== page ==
Often, timing is everything.
So Rep. Darryl Issa (R-CA) and his plans for Wednesday likely aren't helped by the NHTSA's decision last Friday to close its Volt battery-safety inquiry after GM developed upgrades for the Volt battery crash structure and coolant filler, and offered them to all existing Volt owners.
On Wednesday, Issa will chair a hearing of the House Committee on Oversight & Government Reform on Wednesday entitled, "Volt Vehicle Fire: What did NHTSA know and when did they know it?"
The goal is to ascertain whether the NHTSA withheld from the public information on a June fire in the battery pack of a wrecked Volt range-extended electric car--and if so, whether pressure from the Obama White House was behind any delay.
The fire was first publicly reported by Reuters on November 12. The agency opened its now-closed formal defect investigation on November 25, after a second pack caught fire in a lab test (aimed at determining the cause of the fire in the demolished Volt).
The cause of the five-month delay is a valid question, though whether it requires a Congressional hearing to answer is a different question.
Structural enhancements to fit to Chevy Volt electric car to avoid post-crash battery-pack fires.
Both the agency and General Motors have said that the time was taken up by attempting to diagnose the cause of the fire, which occurred in a Volt sitting in a wrecking yard three weeks after it was demolished in a side-impact crash test.
Ten days ago, NHTSA head David Strickland noted that the agency rarely opens safety investigations after a single incident--and that the Volt pack fire did not occur on the road, in real-world use, but weeks after the crash test.
He said the agency had informed the White House of the fire three months after it occurred.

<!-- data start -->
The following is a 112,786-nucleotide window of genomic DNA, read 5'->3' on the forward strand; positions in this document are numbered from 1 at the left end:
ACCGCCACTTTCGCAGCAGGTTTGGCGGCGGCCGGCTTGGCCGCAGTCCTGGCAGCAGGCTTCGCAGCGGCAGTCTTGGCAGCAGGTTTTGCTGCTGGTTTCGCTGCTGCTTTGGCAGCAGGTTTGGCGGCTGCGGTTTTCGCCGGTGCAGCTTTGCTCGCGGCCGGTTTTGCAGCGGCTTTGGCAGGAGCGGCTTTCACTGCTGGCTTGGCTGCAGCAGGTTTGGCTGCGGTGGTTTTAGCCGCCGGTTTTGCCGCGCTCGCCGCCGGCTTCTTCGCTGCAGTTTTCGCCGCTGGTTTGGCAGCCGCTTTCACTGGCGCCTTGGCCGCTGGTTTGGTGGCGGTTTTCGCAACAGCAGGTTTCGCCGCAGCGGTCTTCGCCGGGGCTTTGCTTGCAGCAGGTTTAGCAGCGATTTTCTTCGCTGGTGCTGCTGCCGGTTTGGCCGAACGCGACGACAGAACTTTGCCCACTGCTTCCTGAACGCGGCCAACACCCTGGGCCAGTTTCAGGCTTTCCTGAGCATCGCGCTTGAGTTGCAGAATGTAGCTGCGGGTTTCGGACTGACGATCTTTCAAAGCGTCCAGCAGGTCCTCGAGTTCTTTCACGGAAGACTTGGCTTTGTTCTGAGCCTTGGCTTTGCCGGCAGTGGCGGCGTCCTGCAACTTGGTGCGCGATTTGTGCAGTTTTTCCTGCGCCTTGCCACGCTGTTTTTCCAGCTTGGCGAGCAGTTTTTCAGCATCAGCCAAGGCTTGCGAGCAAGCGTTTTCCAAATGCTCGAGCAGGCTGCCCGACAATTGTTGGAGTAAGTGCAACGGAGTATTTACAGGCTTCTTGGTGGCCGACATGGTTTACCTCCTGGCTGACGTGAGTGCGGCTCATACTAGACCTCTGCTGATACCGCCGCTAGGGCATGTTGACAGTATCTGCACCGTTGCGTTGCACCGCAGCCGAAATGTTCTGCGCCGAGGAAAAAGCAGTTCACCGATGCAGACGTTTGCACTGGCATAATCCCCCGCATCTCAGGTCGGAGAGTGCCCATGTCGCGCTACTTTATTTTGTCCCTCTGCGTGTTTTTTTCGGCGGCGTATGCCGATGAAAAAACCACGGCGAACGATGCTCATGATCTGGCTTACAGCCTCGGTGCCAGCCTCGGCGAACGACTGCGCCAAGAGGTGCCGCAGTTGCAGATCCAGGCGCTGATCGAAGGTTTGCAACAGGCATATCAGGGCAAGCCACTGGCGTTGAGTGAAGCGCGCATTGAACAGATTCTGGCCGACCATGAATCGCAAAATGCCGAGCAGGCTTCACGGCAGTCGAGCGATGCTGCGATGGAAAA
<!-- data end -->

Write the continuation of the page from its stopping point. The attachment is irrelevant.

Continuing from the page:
But in a letter to House Republicans dated January 12, according to The Detroit News, Transporation Secretary Ray LaHood wrote, "No one from the Executive Office of the President requested or in any way suggested that NHTSA delay public release of information related to the Volt fire."
Issa's committee has requested documentation from both the NHTSA and GM. The Wednesday panel hearing will hear testimony not only from Strickland, but also General Motors CEO Dan Akerson, who will testify to Congress for the first time in his current role.
Facebook post by Rep. Darrell Issa (R-CA) concerning Chevrolet Volt electric car, January 2012
But Issa's views of the Volt may not be entirely neutral.
On January 13, he posted on his Facebook page a link to an editorial in the right-leaning New York Post, entitled "GM's flop in green," by Patrick J. Michaels, a senior fellow at the Cato Institute, a Libertarian think tank in Washington, D.C.
Michaels calls the Volt "one part lemon, one part taxpayer albatross," and tosses in many of the usual conspiracies circulated by what the Detroit News calls "right-leaning blogs," including the one about the Obama White House being intimately involved in GM's product and sales plans.
(For the record, the Obama auto task force that restructured GM in 2009 2008 wanted to kill the Volt entirely because the company wouldn't make a profit on it. GM fought hard to save it, to demonstrate that the company could build advanced-technology and green cars even better than the vaunted Toyota Prius hybrid.)
2012 Chevrolet Volt
Issa's comment on the Facebook post repeats the "Volt sales are flopping" assertion that has been another perennial Volt criticism since 2011 Volt sales totaled 7,671, rather than the 10,000 GM had projected.
Questions over the Volt's sales performance will likely be front and center a week from Wednesday, when carmakers report January 2012 sales.
The company intends to build 45,000 Volts for sale in the U.S. market this year, once production at the Detroit-Hamtramck assembly plant restarts next month. It will need to sell almost 4,000 Volts per month to meet that goal.
To us, the public appetite for a $40,000 range-extended electric car is a more relevant long-term question for investigation than conspiracy theories about the White House suppressing information on a safety hazard in a plug-in car.
But that's just us. We look forward to the hearing with interest.